Lab-on-a-chip developer RainDance Technologies is using a recent grant from the National Cancer Institute to develop an automated sample-preparation system for exon sequencing — one of several “killer applications” the company is developing for its upcoming Personal Laboratory System, CEO Jonathan Rothberg told In Sequence last week.
The $140,625 grant, awarded last month, will help RainDance develop a microfluidic chip that processes genomic DNA to enable thousands of exons to be sequenced simultaneously from a single sample.
The chip will be based on the company’s proprietary fluid-handling technology, which encapsulates biomolecules into individual micron-sized droplets that move through microfluidic channels that are preconfigured for a number of laboratory tasks.
The exon sample-prep chip is one of several laboratory applications RainDance is developing for the PLS that will come in the form of cartridges that Rothberg likened to floppy disks for a personal computer.
“You’d have a kit for whatever application you want, and the droplets are loaded exactly for your application,” said Rothberg, who is also founder and chairman of the company.
According to the grant abstract, the system will enable researchers to sequence thousands of different exons simultaneously from a genomic DNA sample “with 30 to 50 times coverage of each exon.”
The company plans to develop a microfluidic chip that will “combine genomic DNA on a droplet-by-droplet basis with a member of a library of thousands of primer pairs at rates of thousands per second,” according to the grant abstract. “The primer pairs ensure that a single exon is amplified in a given droplet during a polymerase chain reaction step.”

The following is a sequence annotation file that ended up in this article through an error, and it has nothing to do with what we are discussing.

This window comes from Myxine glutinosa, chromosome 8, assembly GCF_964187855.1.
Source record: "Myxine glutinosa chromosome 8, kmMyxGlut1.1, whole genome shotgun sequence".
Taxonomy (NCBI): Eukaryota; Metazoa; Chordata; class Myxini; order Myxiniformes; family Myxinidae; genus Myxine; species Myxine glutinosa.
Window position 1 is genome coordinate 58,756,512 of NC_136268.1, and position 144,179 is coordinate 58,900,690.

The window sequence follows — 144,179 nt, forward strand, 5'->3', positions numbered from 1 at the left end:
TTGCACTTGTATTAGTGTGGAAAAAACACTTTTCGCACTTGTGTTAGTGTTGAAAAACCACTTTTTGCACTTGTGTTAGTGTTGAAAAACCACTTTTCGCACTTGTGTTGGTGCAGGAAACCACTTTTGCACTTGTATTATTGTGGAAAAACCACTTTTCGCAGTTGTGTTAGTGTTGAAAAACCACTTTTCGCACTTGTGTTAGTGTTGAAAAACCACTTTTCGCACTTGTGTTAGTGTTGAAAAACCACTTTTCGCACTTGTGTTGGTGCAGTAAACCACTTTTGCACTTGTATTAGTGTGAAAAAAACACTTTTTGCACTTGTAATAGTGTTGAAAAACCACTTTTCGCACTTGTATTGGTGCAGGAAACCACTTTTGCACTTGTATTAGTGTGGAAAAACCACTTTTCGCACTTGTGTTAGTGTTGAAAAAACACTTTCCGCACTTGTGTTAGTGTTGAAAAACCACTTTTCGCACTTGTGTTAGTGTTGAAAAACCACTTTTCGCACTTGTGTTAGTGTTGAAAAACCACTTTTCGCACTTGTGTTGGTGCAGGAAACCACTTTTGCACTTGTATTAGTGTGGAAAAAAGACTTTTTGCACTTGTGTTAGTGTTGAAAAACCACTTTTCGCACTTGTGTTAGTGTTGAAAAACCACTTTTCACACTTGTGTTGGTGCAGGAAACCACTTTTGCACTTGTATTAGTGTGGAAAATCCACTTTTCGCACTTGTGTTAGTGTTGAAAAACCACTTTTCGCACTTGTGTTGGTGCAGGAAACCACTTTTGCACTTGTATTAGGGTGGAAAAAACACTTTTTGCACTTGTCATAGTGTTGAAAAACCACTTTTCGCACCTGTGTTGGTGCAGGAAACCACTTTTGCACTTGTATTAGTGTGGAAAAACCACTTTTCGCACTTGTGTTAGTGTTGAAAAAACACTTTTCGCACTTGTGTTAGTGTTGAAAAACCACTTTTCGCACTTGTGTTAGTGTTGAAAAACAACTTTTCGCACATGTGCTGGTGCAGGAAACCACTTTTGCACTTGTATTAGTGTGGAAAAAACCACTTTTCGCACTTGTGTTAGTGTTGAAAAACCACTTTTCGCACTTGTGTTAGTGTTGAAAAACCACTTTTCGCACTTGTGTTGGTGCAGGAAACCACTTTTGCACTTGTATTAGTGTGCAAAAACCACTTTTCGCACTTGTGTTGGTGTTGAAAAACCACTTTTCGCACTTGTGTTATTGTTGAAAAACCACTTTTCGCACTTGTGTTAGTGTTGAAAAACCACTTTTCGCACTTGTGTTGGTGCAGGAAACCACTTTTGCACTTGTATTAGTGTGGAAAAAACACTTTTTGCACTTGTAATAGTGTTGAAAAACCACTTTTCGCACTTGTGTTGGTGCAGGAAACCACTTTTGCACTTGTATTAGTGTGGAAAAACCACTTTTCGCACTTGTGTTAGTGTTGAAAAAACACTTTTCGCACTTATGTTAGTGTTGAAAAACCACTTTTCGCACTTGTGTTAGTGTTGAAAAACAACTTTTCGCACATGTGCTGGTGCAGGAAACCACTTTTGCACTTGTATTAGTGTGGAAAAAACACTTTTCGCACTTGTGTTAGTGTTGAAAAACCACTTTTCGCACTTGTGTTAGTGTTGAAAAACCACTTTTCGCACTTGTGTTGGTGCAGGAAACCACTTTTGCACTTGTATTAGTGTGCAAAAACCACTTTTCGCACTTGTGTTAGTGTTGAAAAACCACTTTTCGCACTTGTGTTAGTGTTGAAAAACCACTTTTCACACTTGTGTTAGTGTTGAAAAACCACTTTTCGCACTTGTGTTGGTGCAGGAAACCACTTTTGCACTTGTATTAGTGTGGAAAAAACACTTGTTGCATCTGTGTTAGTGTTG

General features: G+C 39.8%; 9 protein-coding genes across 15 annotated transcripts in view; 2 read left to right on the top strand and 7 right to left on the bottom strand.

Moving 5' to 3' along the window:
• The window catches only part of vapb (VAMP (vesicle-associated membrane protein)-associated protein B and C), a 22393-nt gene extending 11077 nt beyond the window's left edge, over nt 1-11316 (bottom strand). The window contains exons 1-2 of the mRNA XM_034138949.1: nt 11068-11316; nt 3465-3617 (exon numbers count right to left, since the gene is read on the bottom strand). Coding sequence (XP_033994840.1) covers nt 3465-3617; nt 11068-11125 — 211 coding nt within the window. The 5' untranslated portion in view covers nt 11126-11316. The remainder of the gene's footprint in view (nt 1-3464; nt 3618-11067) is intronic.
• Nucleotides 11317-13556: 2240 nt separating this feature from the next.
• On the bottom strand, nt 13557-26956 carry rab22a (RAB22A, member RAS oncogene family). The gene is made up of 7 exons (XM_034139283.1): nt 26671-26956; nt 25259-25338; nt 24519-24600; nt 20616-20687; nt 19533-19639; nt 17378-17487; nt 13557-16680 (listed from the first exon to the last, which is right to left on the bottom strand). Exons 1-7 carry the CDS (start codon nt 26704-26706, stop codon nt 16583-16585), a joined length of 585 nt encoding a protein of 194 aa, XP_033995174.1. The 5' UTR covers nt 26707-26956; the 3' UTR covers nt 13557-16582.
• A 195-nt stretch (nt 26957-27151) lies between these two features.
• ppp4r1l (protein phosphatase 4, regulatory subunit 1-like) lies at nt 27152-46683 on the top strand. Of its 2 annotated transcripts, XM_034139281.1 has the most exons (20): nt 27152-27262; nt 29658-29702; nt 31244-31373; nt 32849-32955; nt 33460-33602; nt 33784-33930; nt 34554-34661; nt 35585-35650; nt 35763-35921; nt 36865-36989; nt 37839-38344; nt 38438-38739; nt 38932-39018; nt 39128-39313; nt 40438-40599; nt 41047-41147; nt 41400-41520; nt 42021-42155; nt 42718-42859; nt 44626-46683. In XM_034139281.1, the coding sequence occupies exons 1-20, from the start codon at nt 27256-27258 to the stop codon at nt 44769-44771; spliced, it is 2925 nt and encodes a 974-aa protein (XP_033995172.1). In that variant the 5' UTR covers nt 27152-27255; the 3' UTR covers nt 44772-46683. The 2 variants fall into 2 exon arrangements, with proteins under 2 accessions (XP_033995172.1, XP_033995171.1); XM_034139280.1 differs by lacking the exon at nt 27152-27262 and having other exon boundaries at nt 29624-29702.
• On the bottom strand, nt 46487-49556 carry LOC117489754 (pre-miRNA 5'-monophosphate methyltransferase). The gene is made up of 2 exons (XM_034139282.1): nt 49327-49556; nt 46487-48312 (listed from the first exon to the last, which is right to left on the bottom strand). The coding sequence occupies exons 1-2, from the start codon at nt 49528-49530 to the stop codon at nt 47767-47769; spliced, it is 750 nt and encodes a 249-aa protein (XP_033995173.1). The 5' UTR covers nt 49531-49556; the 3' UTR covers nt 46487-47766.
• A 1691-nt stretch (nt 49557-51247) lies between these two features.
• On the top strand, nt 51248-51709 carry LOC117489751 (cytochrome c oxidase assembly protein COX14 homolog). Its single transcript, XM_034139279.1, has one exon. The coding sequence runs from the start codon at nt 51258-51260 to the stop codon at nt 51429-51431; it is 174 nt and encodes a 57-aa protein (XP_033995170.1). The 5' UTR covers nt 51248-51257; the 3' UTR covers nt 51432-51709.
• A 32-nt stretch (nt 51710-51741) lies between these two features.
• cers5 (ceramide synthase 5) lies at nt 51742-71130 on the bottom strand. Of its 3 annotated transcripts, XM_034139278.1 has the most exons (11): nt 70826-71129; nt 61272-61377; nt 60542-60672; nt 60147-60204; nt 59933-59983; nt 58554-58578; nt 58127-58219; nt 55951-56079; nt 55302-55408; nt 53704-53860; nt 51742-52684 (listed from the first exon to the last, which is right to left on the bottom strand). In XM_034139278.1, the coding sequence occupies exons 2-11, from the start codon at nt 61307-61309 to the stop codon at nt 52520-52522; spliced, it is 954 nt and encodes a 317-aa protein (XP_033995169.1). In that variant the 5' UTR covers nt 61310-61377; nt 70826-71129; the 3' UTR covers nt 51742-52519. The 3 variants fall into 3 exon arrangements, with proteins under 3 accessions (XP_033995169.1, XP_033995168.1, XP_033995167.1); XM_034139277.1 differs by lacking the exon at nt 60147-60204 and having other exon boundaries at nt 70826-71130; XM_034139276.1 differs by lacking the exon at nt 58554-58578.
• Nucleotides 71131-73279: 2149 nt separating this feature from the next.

The product of that step is captured on a bead for sequencing, and then beads with less than 10 million copies of DNA are removed before the remaining beads are sent for sequencing.
“Successful completion of this project will allow one pooled-primer-pair-library emulsion to be used to economically sequence thousands of individual exons from an almost unlimited number of genomic, (including tumor), DNA samples,” the abstract states.
RainDance plans to release the first version of the PLS to early-adopter labs by the fall, and hopes to have several application-specific cartridges ready to ship with the system. Rothberg declined to provide details on which applications would be ready by that time. The company hopes to formally launch the PLS system in the first quarter of 2008, he said.
In addition to sequencing, Rothberg said the company has targeted kinase screening, RNAi screening, and functional flow sorting for some early applications, but has not disclosed a launch timeline for any of them.
While the RainDance platform is envisioned as a general-purpose laboratory instrument, it was perhaps inevitable that one of its first applications would be in sequencing. Rothberg, after all, founded CuraGen and 454 Life Sciences before founding RainDance in 2004.
While Rothberg was careful to stress that the exon-sequencing cartridge is “just one of our killer applications,” he noted that the company views DNA sample prep as a prime market opportunity, particularly within the context of next-generation sequencing technologies.
The NCI grant abstract describes the exon-sequencing chip as a front end for the 454 platform, but Rothberg didn’t rule out the possibility that it could work with other sequencing platforms.
Acknowledging his bias toward 454, he said that the RainDance sample-prep system is “ideal for the 454 platform.” Nevertheless, he noted, “nothing is stopping us from prepping for … capillary ABI, the new SOLiD, and doing prep for Solexa. Nothing is out of the question.”